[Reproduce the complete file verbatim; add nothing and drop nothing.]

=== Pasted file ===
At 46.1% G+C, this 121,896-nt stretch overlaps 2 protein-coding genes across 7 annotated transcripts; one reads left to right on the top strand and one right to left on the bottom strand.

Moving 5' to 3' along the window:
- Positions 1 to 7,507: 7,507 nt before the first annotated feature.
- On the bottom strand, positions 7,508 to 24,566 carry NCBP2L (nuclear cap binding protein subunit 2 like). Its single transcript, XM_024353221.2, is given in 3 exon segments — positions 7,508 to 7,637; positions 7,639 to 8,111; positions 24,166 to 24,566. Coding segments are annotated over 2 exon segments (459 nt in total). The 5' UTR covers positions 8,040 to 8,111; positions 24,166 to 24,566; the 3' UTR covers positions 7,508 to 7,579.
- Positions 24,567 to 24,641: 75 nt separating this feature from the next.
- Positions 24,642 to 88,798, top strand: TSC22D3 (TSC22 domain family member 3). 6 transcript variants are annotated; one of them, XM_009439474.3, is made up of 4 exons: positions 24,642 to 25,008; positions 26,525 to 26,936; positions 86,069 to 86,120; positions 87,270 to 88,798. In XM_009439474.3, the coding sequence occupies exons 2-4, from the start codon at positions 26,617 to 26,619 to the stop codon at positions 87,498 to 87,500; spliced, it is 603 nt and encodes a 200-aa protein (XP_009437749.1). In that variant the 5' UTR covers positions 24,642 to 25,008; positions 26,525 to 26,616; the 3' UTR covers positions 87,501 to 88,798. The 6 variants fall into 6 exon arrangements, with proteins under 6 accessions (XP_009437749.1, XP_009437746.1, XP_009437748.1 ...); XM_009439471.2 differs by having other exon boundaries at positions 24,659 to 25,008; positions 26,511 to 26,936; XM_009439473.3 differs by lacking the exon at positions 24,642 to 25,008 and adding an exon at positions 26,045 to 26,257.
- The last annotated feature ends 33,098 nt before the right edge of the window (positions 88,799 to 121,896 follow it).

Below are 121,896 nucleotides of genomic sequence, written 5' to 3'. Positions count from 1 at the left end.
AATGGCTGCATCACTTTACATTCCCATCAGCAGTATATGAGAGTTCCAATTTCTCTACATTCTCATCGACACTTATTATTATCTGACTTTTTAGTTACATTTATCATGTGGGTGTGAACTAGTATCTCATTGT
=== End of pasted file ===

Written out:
At 46.1% G+C, this 121,896-nt stretch overlaps 2 protein-coding genes across 7 annotated transcripts; one reads left to right on the top strand and one right to left on the bottom strand.

Moving 5' to 3' along the window:
- Positions 1 to 7,507: 7,507 nt before the first annotated feature.
- On the bottom strand, positions 7,508 to 24,566 carry NCBP2L (nuclear cap binding protein subunit 2 like). Its single transcript, XM_024353221.2, is given in 3 exon segments — positions 7,508 to 7,637; positions 7,639 to 8,111; positions 24,166 to 24,566. Coding segments are annotated over 2 exon segments (459 nt in total). The 5' UTR covers positions 8,040 to 8,111; positions 24,166 to 24,566; the 3' UTR covers positions 7,508 to 7,579.
- Positions 24,567 to 24,641: 75 nt separating this feature from the next.
- Positions 24,642 to 88,798, top strand: TSC22D3 (TSC22 domain family member 3). 6 transcript variants are annotated; one of them, XM_009439474.3, is made up of 4 exons: positions 24,642 to 25,008; positions 26,525 to 26,936; positions 86,069 to 86,120; positions 87,270 to 88,798. In XM_009439474.3, the coding sequence occupies exons 2-4, from the start codon at positions 26,617 to 26,619 to the stop codon at positions 87,498 to 87,500; spliced, it is 603 nt and encodes a 200-aa protein (XP_009437749.1). In that variant the 5' UTR covers positions 24,642 to 25,008; positions 26,525 to 26,616; the 3' UTR covers positions 87,501 to 88,798. The 6 variants fall into 6 exon arrangements, with proteins under 6 accessions (XP_009437749.1, XP_009437746.1, XP_009437748.1 ...); XM_009439471.2 differs by having other exon boundaries at positions 24,659 to 25,008; positions 26,511 to 26,936; XM_009439473.3 differs by lacking the exon at positions 24,642 to 25,008 and adding an exon at positions 26,045 to 26,257.
- The last annotated feature ends 33,098 nt before the right edge of the window (positions 88,799 to 121,896 follow it).

Below are 121,896 nucleotides of genomic sequence, written 5' to 3'. Positions count from 1 at the left end.
AATGGCTGCATCACTTTACATTCCCATCAGCAGTATATGAGAGTTCCAATTTCTCTACATTCTCATCGACACTTATTATTATCTGACTTTTTAGTTACATTTATCATGTGGGTGTGAACTAGTATCTCATTGT